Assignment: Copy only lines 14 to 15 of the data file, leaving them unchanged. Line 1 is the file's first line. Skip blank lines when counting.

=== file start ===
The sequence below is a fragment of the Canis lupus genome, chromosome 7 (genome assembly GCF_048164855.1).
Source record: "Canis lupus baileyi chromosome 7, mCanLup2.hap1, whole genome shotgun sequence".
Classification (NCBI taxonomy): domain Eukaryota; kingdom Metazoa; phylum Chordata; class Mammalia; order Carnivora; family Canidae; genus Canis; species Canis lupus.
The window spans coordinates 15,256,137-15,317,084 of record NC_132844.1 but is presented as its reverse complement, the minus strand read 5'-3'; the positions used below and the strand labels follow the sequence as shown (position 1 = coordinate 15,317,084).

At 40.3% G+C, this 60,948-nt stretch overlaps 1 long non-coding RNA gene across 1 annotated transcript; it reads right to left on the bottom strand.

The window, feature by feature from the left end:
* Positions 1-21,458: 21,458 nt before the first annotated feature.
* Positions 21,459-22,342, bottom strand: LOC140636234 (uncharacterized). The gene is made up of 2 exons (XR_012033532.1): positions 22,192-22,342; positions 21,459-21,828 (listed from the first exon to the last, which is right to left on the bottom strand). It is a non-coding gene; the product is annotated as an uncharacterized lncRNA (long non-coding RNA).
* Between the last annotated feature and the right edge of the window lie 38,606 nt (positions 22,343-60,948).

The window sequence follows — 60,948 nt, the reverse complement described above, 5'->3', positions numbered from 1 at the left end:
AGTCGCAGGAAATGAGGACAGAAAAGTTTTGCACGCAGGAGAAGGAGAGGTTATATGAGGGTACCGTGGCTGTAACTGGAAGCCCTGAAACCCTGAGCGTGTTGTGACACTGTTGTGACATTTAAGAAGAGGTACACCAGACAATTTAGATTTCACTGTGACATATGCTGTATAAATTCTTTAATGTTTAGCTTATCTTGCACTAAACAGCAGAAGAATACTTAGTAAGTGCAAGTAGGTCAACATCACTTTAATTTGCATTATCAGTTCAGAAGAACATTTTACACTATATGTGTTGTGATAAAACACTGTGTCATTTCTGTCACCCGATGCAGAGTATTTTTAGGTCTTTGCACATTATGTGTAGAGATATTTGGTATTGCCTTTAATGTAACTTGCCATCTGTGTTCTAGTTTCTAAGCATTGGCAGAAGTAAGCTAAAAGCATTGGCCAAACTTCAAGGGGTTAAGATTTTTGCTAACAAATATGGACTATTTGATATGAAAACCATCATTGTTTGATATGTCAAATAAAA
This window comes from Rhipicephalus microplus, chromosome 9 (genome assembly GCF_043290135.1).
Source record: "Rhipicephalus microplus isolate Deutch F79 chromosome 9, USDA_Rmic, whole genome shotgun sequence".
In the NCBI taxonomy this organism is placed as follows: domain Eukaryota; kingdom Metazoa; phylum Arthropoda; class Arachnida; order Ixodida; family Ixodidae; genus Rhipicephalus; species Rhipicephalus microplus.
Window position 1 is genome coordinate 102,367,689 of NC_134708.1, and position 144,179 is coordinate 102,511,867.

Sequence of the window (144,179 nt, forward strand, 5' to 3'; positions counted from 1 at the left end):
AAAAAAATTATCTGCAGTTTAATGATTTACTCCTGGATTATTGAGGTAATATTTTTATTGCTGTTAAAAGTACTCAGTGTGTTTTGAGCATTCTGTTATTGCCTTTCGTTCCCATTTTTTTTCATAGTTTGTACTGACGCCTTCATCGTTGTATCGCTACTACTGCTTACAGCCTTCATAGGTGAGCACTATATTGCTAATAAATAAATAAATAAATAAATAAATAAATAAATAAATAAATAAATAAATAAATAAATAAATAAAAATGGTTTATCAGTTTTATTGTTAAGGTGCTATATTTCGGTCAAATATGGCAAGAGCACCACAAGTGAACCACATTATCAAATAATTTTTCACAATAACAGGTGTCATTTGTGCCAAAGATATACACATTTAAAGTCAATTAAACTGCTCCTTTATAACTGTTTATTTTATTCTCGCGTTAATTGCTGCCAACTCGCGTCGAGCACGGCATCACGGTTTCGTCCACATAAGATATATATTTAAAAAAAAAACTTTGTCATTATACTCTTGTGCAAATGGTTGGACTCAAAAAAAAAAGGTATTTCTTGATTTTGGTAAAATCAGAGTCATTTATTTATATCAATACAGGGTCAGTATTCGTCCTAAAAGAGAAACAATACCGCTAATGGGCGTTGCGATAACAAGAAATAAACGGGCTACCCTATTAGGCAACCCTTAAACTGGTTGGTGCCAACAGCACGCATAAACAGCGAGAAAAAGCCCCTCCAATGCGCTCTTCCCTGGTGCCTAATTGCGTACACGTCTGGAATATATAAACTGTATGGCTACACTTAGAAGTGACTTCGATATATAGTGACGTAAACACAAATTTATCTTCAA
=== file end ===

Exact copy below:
In the NCBI taxonomy this organism is placed as follows: domain Eukaryota; kingdom Metazoa; phylum Arthropoda; class Arachnida; order Ixodida; family Ixodidae; genus Rhipicephalus; species Rhipicephalus microplus.
Window position 1 is genome coordinate 102,367,689 of NC_134708.1, and position 144,179 is coordinate 102,511,867.